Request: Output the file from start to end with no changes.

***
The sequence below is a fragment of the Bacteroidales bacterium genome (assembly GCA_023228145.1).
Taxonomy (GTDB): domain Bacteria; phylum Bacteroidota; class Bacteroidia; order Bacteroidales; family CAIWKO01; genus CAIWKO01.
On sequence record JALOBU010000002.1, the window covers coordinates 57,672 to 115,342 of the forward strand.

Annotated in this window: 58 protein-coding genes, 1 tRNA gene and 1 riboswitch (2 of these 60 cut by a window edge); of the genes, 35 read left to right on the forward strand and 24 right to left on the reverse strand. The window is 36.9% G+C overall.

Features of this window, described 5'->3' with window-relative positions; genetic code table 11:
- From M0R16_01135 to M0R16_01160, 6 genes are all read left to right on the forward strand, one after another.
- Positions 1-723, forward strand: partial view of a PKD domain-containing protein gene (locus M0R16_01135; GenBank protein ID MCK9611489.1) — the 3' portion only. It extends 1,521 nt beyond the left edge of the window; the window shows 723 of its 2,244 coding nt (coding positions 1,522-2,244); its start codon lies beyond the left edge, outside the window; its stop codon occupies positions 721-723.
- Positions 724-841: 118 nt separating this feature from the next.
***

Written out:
The sequence below is a fragment of the Bacteroidales bacterium genome (assembly GCA_023228145.1).
Taxonomy (GTDB): domain Bacteria; phylum Bacteroidota; class Bacteroidia; order Bacteroidales; family CAIWKO01; genus CAIWKO01.
On sequence record JALOBU010000002.1, the window covers coordinates 57,672 to 115,342 of the forward strand.

Annotated in this window: 58 protein-coding genes, 1 tRNA gene and 1 riboswitch (2 of these 60 cut by a window edge); of the genes, 35 read left to right on the forward strand and 24 right to left on the reverse strand. The window is 36.9% G+C overall.

Features of this window, described 5'->3' with window-relative positions; genetic code table 11:
- From M0R16_01135 to M0R16_01160, 6 genes are all read left to right on the forward strand, one after another.
- Positions 1-723, forward strand: partial view of a PKD domain-containing protein gene (locus M0R16_01135; GenBank protein ID MCK9611489.1) — the 3' portion only. It extends 1,521 nt beyond the left edge of the window; the window shows 723 of its 2,244 coding nt (coding positions 1,522-2,244); its start codon lies beyond the left edge, outside the window; its stop codon occupies positions 721-723.
- Positions 724-841: 118 nt separating this feature from the next.